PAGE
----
Gender is such a mallable thing, and we, as parents can influence so much. It's really been brought home to me with Rosalyn-she is so much her own person-she flounces around the house in a Barbie Princess dress while trying to drop kick her sister, holding dinky cars in both hands. Backing off, guiding them where necessary...it seems to work. Instructing them on gender in the media, helping to protect them...it's working.

    It gets harder every year, but I'm comitted to it. I want them to be sure of themselves, not their dangly/non dangly bits. Emphasizing my non-belief in two genders helps as well. :)

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  5. @thor Post about this! I want concrete examples of how you teach your kids. Um, y'know... please?

    I guess I get the value of that article if you have been trying to force him to your framework, but to me it just sounded like, C'Mon girls... don't make the boys THINK or TALK about feeelings.. ergh. No.

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  6. @lex No cutty the hair! It's so beautiful:)

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  7. It's so hard to put motherhood instincts and emotions into words, but you've done a good job. This was a wonderful post, and we really enjoyed it.

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  8. As little as I like Palin, it deeply angered me when people suggested she might not be fit for the job not because her opinions are crappy, but *because she was a mother.*

    My feelings towards motherhood have been ambivalent at times. Ciaran was so high-needs as a little guy that I struggled really, really hard to work through the post-partum depression and care for him without completely losing control. Sometimes I did lose control and I am grateful every day that I never let myself go so far as to *hurt* him, although I wonder if his deep preference for anybody BUT Mummy is because I screamed at him so much...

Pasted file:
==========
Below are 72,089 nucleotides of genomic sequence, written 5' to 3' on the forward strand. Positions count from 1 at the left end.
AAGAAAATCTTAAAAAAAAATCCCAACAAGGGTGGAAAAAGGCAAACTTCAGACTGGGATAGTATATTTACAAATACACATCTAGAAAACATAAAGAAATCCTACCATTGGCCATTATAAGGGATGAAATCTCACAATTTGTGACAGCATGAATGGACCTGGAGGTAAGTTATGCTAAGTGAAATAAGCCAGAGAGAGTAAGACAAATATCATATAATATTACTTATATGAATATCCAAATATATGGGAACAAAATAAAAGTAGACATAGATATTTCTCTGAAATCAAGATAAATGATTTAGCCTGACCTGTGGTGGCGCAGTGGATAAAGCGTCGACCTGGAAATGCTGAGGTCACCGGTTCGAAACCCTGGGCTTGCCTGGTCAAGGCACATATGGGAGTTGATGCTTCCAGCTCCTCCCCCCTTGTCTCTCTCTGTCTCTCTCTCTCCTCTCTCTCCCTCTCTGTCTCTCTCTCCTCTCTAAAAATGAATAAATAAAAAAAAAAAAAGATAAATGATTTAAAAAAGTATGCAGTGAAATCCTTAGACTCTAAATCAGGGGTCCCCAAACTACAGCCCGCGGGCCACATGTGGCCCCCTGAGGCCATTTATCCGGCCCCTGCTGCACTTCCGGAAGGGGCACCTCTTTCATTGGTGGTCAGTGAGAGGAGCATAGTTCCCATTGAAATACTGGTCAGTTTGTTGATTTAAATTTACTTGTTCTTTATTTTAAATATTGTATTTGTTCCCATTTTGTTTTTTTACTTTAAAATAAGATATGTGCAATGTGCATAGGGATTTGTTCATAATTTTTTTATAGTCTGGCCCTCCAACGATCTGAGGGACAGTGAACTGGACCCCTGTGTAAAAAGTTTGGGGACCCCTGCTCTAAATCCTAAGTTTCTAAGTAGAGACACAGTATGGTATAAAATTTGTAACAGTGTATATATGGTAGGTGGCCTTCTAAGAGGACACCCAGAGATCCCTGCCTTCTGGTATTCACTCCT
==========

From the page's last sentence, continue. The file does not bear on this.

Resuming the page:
But lest I start crying at work, I digress. I guess my point is, being the mother of a boy is tough because I try to fight the stereotypes while wondering how much I inadvertently reinforce them. It's hard to know the *right* path to take...and I'm always and forever paranoid as to how much damage I'm doing his poor little psyche in the process!

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  9. There is a long, long history of men being the "universal" or default assumption, but this is starting to fade and break up in small and large ways. The Oprah article is probably a bad measure of this, however, because the audience is largely women, and the options are limited if you want to speak to men. It's either a rah-rah "it's not your fault," an open letter to an audience that isn't there, or a sort of Cosmo "change your man without him knowing" unrealistic article. I agree fully with your premise, but that isn't the place to look for the answer. As someone who is/was trained in communication styles (and they were only minimally gendered), and as someone who studies gender philosophies and discusses them with students in class, I can say that the conversation has moved monumentally in the past few years. The women in my classes are as confident in their default status as the men. The larger culture has not caught up yet, but it is moving in that direction. Look for it in the general audience (especially young adult) publications. It's happening.